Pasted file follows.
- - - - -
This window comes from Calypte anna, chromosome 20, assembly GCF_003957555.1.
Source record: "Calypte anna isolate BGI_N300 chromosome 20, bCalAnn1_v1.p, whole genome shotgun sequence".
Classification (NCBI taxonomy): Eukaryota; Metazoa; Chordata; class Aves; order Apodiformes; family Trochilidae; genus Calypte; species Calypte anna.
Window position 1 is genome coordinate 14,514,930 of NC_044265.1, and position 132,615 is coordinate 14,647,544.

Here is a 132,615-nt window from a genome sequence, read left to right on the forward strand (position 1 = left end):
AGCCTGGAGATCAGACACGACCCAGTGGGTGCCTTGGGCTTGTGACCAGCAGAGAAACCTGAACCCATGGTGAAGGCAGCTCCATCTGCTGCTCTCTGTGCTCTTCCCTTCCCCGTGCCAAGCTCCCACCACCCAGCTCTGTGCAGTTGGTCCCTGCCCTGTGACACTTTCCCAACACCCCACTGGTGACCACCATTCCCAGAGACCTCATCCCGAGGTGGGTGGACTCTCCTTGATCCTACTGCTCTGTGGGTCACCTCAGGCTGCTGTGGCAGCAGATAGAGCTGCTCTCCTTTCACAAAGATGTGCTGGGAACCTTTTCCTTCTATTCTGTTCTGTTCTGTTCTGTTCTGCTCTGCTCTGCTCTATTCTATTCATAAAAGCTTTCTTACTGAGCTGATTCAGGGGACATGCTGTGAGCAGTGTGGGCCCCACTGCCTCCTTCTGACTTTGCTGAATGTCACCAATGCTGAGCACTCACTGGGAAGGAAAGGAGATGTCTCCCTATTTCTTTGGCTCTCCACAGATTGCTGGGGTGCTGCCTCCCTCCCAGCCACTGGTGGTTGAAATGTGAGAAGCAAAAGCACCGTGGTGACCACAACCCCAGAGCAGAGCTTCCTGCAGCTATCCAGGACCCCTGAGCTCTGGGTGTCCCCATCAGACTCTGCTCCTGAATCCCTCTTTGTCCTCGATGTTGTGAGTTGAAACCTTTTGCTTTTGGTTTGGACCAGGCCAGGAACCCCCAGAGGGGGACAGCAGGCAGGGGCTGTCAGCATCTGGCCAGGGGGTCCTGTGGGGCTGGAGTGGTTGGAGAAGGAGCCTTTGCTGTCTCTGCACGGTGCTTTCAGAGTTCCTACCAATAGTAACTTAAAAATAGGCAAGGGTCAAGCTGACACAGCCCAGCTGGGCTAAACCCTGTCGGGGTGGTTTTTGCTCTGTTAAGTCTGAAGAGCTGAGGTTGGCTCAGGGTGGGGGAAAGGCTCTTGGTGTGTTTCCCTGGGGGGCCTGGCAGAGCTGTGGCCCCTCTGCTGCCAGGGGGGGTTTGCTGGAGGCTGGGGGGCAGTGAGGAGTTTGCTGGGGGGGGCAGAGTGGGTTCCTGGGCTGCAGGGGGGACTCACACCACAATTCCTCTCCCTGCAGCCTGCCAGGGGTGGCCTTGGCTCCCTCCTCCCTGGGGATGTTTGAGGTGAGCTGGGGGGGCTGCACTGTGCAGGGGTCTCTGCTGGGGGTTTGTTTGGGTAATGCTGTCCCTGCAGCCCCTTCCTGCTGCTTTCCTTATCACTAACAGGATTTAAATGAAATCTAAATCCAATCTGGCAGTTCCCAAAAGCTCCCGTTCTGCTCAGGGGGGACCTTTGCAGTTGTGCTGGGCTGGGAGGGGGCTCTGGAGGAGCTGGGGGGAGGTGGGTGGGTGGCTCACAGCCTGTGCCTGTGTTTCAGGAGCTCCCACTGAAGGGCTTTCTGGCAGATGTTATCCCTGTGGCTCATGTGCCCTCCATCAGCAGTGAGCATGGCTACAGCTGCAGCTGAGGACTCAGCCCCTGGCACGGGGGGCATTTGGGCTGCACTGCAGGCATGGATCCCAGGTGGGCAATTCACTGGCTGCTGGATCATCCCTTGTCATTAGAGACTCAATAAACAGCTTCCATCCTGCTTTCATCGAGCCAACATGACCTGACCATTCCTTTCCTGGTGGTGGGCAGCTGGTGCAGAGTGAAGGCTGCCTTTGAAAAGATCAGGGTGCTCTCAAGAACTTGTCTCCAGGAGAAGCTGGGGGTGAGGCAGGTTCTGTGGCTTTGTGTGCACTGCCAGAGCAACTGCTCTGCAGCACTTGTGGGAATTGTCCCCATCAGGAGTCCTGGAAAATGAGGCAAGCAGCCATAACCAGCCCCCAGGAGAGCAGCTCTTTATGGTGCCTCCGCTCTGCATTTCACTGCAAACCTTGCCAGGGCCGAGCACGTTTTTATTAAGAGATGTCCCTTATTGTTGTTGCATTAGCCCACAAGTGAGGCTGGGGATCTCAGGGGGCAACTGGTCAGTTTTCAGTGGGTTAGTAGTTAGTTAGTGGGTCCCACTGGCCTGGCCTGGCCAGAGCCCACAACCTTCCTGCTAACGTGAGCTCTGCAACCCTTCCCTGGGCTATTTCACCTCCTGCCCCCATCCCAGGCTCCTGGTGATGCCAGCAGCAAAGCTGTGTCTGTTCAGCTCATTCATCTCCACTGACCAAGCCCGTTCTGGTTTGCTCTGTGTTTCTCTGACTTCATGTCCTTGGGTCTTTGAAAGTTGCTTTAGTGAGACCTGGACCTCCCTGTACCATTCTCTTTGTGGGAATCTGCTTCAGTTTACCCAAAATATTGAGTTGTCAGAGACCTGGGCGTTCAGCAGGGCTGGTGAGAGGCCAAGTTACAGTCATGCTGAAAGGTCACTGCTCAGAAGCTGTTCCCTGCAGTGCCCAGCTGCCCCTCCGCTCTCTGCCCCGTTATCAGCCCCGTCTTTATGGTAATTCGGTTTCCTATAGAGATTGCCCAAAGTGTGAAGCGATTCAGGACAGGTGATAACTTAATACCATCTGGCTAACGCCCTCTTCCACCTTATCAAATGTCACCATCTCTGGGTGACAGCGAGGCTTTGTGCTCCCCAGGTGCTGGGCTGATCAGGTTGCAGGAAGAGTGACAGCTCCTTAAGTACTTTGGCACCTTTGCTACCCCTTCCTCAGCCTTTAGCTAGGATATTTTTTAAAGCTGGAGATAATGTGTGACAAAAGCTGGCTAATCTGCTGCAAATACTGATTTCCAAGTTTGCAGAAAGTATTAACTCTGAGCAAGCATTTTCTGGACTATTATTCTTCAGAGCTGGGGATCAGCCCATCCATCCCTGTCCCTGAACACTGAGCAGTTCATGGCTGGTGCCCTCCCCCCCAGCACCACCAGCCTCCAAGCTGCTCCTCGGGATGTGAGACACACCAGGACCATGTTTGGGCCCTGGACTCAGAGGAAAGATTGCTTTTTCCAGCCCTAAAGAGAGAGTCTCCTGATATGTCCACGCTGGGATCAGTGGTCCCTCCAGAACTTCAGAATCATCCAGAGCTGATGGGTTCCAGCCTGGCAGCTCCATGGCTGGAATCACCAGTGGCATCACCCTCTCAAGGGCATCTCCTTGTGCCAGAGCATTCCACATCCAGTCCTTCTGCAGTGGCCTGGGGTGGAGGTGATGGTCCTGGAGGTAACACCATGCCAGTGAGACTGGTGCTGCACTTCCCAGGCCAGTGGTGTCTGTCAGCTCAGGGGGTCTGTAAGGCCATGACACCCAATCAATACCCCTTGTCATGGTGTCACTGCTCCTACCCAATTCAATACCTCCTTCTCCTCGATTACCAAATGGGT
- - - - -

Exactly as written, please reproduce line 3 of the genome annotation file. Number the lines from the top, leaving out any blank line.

Classification (NCBI taxonomy): Eukaryota; Metazoa; Chordata; class Aves; order Apodiformes; family Trochilidae; genus Calypte; species Calypte anna.